A 49 million-year-old epidermal phytolith from a fossilized plant sample recovered from a site in Gran Barranca, Chubut, Argentina. Regan Dunn, University of Washington

Scientists are gleaning new information about Earth’s changing environment from the microscopic remains of ancient plants. Plant fossils collected from Patagonia in Argentina dating back to the Eocene period, during which the planet contained little to no ice, have revealed the density of vegetation in the region over time. Documenting the change could help researchers better determine how Earth’s ecosystems evolved over millions of years and perhaps even what’s to come, according to an international team of researchers led by the University of Washington in Seattle.

“Using this method, we can finally quantify in detail how Earth's plant and animal communities have responded to climate change over millions of years, which is vital for forecasting how ecosystems will change under predicted future climate scenarios,” Caroline Strömberg, a professor in biology at the university, said in a statement. The study, published Thursday in the journal Science, is part of a growing body of research exploring what species of plants were alive at certain times in Earth’s history, research that has often involved analyzing fossilized pollen, which contains the genetic material of plant species.

By studying the cell patterns in fossilized bits of plants, scientists were able to determine whether vegetation grew mainly in shade or in the sun, indicating the density of vegetation for a given area. Researchers extracted from the cells microscopic pieces of silica, called phytoliths, and compared them to those of modern environments. The Smithsonian Institute has called phytoliths an archaebotanist’s “best friend” because of their ability to survive in the soil record long after a plant has died and decayed.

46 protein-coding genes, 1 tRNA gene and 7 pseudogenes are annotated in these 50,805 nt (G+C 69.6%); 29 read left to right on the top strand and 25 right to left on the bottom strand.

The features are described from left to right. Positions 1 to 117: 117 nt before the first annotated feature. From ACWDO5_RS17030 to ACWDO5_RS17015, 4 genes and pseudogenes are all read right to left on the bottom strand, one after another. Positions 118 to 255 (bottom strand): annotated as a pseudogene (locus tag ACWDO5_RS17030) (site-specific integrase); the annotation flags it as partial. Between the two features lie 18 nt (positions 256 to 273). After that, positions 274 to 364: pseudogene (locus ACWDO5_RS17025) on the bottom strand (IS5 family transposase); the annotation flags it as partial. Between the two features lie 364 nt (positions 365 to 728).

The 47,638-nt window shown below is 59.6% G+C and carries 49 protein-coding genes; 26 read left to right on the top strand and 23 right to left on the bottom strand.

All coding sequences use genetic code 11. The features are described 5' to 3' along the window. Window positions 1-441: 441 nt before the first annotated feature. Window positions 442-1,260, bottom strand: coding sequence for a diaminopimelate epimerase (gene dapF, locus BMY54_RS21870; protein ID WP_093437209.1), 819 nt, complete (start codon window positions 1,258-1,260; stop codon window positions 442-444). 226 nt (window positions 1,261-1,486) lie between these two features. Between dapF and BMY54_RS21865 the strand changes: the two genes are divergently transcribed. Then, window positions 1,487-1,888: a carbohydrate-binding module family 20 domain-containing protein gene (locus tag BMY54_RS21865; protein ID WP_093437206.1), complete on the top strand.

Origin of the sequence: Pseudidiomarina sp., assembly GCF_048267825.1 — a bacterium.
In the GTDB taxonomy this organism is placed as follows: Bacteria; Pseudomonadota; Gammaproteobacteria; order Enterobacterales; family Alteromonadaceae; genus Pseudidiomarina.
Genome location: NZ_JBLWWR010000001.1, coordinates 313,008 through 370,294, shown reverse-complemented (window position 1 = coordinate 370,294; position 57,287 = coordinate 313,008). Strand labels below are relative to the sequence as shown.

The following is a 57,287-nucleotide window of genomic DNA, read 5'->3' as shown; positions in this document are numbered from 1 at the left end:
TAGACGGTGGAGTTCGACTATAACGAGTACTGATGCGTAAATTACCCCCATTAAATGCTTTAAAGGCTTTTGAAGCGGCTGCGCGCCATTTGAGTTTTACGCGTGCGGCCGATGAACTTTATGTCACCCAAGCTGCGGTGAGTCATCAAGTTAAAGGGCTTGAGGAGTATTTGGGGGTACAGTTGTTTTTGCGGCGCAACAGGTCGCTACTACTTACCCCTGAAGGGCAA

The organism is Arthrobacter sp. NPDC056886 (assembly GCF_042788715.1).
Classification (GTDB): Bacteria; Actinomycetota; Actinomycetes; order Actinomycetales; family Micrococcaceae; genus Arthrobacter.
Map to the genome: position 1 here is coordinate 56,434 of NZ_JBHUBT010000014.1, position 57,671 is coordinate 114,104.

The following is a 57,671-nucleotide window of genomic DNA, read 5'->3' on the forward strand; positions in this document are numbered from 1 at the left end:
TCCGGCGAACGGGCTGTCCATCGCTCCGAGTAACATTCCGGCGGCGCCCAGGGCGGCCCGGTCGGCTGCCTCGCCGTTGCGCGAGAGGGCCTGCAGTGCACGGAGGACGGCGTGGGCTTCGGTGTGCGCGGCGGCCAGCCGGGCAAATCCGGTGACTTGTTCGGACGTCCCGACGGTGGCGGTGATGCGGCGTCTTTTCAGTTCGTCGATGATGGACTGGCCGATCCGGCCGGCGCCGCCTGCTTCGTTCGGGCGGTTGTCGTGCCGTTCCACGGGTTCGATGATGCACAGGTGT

Determining the density of tree cover in an area can tell researchers a lot about precipitation, climate and even animal communities. "Knowing an area's vegetation structure … is key for understanding the terrestrial ecosystem,” Regan Dunn, a paleontologist at the UW's Burke Museum of Natural History and Culture and lead author of the study, said in a statement. “Now we have a tool to go and look at a lot of different important intervals in our history where we don't know what happened to the structure of vegetation.”

This is hardly the first time researchers have studied ancient climates using plant fossils. U.S. paleontologist Jack Wolfe pioneered the work during the mid-20th-century by comparing the shape and appearance of modern leaves to their climates. His research laid the groundwork for today’s cutting-edge analysis of ancient vegetation using radiometric dating – figuring out a thing’s age by the amount of decay of its radioactive isotopes.

Other recent work by researchers in California found that by measuring the isotopic oxygen content in fossilized plants, scientists could tell at what temperature the specimen formed. “This method enables climate reconstructions dating back millions of years without the need for ice core samples,” according to researchers from the University of California, Los Angeles.

During the Eocene period, which spanned from roughly 56 million to 34 million years ago, global temperatures soared. Back then, Earth was a lot warmer than it is today, the result of a sudden surge in carbon into the environment, according to a 2011 report from National Geographic. Over time, the Earth “recalibrated,” soaking up excess carbon in the earth, and the climate cooled.

Fast-forward to today, when human activity, most notably the burning of fossil fuels, has led to huge amounts of stored carbon being pumped back into the atmosphere in just a short period of time. "We're taking what took millions of years to accumulate and releasing it in a geologic instant,” U.S. biologist and climatologist James Zachos told National Geographic. “Eventually the system will stick it back into rock, but that will take hundreds of thousands of years."